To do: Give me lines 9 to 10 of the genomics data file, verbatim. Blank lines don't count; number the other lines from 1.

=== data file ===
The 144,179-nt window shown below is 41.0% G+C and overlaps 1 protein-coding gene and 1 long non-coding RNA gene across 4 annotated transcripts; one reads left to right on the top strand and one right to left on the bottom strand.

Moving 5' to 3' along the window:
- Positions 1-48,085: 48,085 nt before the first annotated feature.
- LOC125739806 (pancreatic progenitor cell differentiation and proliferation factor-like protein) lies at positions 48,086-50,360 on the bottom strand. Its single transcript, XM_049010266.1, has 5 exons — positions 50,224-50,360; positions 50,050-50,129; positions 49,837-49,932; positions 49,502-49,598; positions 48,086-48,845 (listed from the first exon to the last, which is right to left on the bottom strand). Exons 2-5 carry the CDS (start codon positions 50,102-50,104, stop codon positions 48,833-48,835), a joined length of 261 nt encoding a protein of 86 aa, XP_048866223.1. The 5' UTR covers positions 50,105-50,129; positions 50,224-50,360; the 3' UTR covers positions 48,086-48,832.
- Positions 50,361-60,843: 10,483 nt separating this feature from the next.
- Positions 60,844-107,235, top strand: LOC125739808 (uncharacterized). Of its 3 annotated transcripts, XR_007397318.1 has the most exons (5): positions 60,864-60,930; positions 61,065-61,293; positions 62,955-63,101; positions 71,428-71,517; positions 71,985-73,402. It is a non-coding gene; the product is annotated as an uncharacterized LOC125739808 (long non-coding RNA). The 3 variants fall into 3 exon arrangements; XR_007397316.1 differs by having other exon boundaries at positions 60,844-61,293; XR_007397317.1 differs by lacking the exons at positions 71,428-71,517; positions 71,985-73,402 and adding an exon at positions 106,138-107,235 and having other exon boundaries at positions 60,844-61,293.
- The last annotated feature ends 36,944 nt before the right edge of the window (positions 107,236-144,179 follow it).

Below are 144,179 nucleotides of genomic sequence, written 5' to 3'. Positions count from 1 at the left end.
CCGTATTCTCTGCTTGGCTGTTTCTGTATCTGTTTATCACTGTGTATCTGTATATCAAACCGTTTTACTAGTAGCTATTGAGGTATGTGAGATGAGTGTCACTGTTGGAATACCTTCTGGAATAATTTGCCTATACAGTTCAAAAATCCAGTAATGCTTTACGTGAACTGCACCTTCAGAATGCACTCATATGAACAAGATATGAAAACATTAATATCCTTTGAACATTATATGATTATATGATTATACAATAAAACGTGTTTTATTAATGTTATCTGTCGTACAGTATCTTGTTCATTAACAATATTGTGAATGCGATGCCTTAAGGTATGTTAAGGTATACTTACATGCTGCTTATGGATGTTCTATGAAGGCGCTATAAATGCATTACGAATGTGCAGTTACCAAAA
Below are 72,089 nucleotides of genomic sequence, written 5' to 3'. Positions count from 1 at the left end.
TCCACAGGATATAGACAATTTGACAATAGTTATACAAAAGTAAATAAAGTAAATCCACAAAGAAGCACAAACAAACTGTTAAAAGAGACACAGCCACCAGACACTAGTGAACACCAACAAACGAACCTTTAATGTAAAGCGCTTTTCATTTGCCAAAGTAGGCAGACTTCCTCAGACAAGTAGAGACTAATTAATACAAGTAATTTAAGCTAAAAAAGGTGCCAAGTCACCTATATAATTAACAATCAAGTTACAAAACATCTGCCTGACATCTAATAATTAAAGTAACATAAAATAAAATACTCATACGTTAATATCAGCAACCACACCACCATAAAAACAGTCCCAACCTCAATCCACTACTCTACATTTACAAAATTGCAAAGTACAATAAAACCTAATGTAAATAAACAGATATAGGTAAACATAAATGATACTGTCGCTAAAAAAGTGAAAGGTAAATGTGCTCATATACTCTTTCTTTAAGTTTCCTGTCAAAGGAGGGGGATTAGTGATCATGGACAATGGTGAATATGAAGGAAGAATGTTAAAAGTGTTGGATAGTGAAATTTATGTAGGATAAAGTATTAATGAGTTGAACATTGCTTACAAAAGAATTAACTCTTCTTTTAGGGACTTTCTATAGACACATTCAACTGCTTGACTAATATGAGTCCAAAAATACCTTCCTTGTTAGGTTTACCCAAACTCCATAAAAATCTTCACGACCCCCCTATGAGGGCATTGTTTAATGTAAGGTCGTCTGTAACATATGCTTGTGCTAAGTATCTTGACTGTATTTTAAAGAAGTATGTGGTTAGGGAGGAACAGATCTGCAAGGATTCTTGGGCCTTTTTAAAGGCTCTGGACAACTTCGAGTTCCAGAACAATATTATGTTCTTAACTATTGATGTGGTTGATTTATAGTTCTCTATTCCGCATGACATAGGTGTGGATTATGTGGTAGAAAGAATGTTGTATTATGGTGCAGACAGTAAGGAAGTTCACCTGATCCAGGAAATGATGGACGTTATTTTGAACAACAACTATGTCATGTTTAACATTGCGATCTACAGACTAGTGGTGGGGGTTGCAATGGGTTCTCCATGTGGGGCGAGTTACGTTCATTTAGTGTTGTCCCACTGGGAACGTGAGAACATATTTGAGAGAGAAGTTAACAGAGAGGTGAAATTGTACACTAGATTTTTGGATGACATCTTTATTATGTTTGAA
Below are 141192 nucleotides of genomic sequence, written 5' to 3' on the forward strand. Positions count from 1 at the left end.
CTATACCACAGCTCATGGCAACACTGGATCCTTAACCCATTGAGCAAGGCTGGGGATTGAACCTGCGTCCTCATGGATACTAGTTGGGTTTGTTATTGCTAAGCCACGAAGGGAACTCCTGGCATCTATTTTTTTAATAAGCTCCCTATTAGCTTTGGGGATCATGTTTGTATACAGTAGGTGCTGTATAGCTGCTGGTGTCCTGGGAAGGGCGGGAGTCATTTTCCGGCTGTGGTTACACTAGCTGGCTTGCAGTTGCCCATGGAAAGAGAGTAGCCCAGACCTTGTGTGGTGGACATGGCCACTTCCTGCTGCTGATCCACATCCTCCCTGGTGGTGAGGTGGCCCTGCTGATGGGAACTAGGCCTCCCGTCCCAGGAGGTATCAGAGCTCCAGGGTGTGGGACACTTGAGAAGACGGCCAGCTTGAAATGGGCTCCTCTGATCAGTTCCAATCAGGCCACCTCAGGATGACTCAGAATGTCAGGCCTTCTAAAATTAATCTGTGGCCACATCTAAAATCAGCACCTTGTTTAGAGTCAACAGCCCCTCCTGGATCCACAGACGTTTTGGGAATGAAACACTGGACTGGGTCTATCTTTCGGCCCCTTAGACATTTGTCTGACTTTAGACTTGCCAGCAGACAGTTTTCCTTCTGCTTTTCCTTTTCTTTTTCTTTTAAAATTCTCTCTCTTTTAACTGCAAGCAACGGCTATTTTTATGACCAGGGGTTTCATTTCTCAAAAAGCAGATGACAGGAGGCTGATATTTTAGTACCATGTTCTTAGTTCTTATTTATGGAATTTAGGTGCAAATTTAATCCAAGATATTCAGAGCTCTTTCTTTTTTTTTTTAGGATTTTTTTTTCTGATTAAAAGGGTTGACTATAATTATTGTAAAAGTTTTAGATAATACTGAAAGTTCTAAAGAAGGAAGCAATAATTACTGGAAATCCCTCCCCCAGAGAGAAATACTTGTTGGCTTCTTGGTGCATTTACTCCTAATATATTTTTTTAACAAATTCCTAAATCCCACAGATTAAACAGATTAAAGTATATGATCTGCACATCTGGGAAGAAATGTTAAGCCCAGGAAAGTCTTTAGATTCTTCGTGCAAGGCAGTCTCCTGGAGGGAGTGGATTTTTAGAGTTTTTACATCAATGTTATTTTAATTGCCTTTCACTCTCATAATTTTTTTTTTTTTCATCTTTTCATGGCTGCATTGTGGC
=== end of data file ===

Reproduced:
CCGTATTCTCTGCTTGGCTGTTTCTGTATCTGTTTATCACTGTGTATCTGTATATCAAACCGTTTTACTAGTAGCTATTGAGGTATGTGAGATGAGTGTCACTGTTGGAATACCTTCTGGAATAATTTGCCTATACAGTTCAAAAATCCAGTAATGCTTTACGTGAACTGCACCTTCAGAATGCACTCATATGAACAAGATATGAAAACATTAATATCCTTTGAACATTATATGATTATATGATTATACAATAAAACGTGTTTTATTAATGTTATCTGTCGTACAGTATCTTGTTCATTAACAATATTGTGAATGCGATGCCTTAAGGTATGTTAAGGTATACTTACATGCTGCTTATGGATGTTCTATGAAGGCGCTATAAATGCATTACGAATGTGCAGTTACCAAAA
Below are 72,089 nucleotides of genomic sequence, written 5' to 3'. Positions count from 1 at the left end.